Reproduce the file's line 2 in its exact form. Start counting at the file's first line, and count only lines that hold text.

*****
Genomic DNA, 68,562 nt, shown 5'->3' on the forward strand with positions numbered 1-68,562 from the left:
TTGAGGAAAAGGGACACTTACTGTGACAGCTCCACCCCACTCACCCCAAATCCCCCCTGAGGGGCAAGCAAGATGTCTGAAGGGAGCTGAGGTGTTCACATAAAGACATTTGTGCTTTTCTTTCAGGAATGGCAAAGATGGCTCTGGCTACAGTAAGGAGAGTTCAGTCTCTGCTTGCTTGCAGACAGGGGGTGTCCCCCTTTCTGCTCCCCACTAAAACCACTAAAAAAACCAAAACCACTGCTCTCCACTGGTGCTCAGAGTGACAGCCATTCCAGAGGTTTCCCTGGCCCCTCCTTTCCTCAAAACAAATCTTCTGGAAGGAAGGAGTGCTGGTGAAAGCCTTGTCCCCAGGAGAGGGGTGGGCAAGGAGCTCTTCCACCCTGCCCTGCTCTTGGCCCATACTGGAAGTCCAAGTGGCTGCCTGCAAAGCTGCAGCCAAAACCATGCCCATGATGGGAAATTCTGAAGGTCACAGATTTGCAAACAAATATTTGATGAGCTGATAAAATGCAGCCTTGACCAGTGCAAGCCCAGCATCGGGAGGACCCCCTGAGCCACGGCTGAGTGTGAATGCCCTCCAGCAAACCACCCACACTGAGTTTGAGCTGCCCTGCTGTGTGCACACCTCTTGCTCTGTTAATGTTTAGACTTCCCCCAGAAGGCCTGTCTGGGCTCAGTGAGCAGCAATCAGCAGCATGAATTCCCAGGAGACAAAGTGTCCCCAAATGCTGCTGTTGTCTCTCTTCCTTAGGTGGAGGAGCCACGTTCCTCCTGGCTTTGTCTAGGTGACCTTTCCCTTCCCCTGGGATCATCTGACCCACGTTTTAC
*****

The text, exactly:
TTGAGGAAAAGGGACACTTACTGTGACAGCTCCACCCCACTCACCCCAAATCCCCCCTGAGGGGCAAGCAAGATGTCTGAAGGGAGCTGAGGTGTTCACATAAAGACATTTGTGCTTTTCTTTCAGGAATGGCAAAGATGGCTCTGGCTACAGTAAGGAGAGTTCAGTCTCTGCTTGCTTGCAGACAGGGGGTGTCCCCCTTTCTGCTCCCCACTAAAACCACTAAAAAAACCAAAACCACTGCTCTCCACTGGTGCTCAGAGTGACAGCCATTCCAGAGGTTTCCCTGGCCCCTCCTTTCCTCAAAACAAATCTTCTGGAAGGAAGGAGTGCTGGTGAAAGCCTTGTCCCCAGGAGAGGGGTGGGCAAGGAGCTCTTCCACCCTGCCCTGCTCTTGGCCCATACTGGAAGTCCAAGTGGCTGCCTGCAAAGCTGCAGCCAAAACCATGCCCATGATGGGAAATTCTGAAGGTCACAGATTTGCAAACAAATATTTGATGAGCTGATAAAATGCAGCCTTGACCAGTGCAAGCCCAGCATCGGGAGGACCCCCTGAGCCACGGCTGAGTGTGAATGCCCTCCAGCAAACCACCCACACTGAGTTTGAGCTGCCCTGCTGTGTGCACACCTCTTGCTCTGTTAATGTTTAGACTTCCCCCAGAAGGCCTGTCTGGGCTCAGTGAGCAGCAATCAGCAGCATGAATTCCCAGGAGACAAAGTGTCCCCAAATGCTGCTGTTGTCTCTCTTCCTTAGGTGGAGGAGCCACGTTCCTCCTGGCTTTGTCTAGGTGACCTTTCCCTTCCCCTGGGATCATCTGACCCACGTTTTAC